Parameter sharing based OneshotNAS approaches can significantly reduce the training cost. However, there are still three issues to be urgently solved in the development of lightweight NAS. Among which, the consistence issue is one of major promblem of weight-sharing NAS. The performance of the network sampled from the supernet is inconsistent with the performance of the same network trained independently. This results in an incorrect evaluation and improper ranking of candidate performance. Track 1 tries to narrow the performance gap between candidates with the parameters extracted from the shared parameters and the same architectures with the parameter trained independently. This track requires participants to submit pre-trained supernet using their own strategies. Then, we will evaluate the performance gap between candidates with the parameters extracted from the submitted supernet and performances provided by NAS-Bench. Evaluation metric for track 1. In this track, we utilize Kendall metric, which is a common measurement of the correlation between two ranking, to evaluate the performance gap.
Predicting the performance of any architecture accurately without training is very important. Based on this, we can not only deeply analyze architectures with good performances, but also architectures with poor performances. At the same time, we can also predict the optimal model structure that satisfies any hardware latency constraints. This competition provides a benchmark of the corresponding relationship between some (small sample) model structure and model accuracy. Participants can either directly train the dataset through black box approaches, or utilize white box method for hyperparameters estimation.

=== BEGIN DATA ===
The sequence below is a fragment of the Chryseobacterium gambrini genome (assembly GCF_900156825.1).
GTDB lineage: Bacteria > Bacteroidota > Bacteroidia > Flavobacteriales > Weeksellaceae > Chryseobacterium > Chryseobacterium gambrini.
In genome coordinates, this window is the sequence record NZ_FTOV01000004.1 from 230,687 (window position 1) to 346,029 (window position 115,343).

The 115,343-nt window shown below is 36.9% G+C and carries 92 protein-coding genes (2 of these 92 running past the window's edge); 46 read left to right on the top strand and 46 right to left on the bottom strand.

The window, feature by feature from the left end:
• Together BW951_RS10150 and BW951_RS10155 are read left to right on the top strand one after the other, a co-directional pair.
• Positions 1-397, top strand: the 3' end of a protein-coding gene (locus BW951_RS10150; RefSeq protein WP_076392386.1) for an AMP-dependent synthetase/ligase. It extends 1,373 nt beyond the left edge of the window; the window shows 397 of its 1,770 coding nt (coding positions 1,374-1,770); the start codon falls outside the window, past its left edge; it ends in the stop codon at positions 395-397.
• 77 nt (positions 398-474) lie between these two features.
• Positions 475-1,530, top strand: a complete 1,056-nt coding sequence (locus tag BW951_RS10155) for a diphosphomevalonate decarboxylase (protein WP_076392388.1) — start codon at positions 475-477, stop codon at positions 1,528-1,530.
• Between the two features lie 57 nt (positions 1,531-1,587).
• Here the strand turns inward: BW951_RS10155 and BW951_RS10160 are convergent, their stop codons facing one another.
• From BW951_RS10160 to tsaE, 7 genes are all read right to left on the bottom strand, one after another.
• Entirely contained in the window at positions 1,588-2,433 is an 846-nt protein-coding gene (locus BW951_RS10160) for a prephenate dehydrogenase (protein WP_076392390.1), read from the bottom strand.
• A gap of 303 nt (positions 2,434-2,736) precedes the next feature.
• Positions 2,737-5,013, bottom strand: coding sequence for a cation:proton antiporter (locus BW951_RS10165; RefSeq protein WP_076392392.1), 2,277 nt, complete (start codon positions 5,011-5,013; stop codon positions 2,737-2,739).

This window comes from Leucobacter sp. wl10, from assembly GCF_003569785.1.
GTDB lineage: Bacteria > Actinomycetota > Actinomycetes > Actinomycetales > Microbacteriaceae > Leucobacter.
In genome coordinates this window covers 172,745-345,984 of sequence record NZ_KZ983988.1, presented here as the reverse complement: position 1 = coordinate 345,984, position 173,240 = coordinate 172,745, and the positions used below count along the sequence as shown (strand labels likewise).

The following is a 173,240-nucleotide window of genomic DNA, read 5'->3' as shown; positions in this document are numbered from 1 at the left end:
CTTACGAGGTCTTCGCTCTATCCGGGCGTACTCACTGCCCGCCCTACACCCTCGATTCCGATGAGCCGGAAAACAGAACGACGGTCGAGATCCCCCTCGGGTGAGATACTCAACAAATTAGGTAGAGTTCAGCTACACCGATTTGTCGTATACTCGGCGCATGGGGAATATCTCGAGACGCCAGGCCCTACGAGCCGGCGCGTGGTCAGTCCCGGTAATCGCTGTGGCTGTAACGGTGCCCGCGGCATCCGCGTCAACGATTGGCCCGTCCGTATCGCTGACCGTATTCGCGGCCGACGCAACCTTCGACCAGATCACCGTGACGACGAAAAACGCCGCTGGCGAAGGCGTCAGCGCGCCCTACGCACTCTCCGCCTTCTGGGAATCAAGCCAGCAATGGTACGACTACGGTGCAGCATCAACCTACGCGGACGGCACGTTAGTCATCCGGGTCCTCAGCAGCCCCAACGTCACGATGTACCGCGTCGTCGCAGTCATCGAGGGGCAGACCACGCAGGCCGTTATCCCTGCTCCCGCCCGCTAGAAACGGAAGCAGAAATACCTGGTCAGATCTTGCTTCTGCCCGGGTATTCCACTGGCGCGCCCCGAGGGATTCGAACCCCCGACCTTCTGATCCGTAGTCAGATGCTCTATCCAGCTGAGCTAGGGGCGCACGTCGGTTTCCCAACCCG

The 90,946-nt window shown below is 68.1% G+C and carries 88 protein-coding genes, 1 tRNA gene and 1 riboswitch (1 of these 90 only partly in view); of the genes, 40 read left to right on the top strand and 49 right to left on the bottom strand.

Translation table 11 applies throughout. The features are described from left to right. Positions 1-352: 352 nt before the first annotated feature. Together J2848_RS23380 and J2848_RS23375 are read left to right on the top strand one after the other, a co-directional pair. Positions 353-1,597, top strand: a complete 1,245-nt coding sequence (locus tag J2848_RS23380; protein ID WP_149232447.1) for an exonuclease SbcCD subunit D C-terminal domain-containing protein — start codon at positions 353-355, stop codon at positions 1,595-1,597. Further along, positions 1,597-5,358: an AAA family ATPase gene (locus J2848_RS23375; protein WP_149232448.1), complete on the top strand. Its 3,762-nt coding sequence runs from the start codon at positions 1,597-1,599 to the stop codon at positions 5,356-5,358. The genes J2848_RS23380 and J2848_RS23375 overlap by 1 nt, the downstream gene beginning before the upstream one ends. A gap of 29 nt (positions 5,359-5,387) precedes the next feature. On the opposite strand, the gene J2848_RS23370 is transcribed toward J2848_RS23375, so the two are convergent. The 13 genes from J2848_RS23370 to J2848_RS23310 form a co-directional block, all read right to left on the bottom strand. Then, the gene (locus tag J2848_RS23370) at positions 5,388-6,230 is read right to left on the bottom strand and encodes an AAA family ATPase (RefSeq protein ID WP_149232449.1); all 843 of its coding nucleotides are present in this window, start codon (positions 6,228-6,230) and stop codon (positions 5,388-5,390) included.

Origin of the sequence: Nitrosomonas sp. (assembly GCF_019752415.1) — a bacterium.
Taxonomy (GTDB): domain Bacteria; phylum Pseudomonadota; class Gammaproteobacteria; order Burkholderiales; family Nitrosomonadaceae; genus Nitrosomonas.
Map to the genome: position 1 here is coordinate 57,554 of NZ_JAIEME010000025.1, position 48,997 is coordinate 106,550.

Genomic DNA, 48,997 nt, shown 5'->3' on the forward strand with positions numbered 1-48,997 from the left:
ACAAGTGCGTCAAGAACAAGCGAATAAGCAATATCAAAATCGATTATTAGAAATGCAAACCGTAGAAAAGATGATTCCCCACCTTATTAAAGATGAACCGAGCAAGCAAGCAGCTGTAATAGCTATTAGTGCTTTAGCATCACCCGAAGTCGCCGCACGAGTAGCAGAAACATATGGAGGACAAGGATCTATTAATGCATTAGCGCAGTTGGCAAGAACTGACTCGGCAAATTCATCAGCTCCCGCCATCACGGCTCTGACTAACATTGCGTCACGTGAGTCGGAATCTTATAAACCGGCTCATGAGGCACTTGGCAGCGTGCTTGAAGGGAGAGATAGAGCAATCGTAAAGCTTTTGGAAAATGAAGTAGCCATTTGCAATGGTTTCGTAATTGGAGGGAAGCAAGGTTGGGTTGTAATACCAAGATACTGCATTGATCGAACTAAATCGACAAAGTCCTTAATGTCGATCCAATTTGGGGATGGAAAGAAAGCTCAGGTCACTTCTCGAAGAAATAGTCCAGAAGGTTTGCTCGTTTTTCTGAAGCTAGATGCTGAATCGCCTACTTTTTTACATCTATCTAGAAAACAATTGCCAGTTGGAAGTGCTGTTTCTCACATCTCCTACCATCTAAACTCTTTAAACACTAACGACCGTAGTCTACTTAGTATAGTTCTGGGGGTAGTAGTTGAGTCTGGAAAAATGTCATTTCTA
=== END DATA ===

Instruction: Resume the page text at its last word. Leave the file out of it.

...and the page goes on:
There is a lot of evidence that Neural Architecture Search can produce excellent models capable of ML tasks on well-known datasets - datasets like CIFAR-10 and ImageNet where years of research have created a set of best practices to follow to achieve good results. However, far less attention has been devoted to investigating the "real-world" use case of NAS, where you're searching for a state-of-the-art architecture on an entirely novel task or dataset. In such a case, there is no existing set of best practices to build from, nor extensive research into optimal architectural patterns, augmentation policies, or hyperparameter selection. In essence, we are asking how well NAS algorithms can work “out-of-the-box” with little-to-no time for tuning. To explore this question, we've designed this competition to evaluate NAS algorithms over unseen novel tasks and datasets, while specifically eliminating outside influences like custom pre-training schedules, hyperparameters optimization, or data augmentation policies.In this competition, we ask competitors to produce a NAS algorithm that, when given an unseen task and dataset, outputs a well-performing robust PyTorch architecture. Finally, these results will be returned to the participants for inclusion in their papers. clickHeretojion!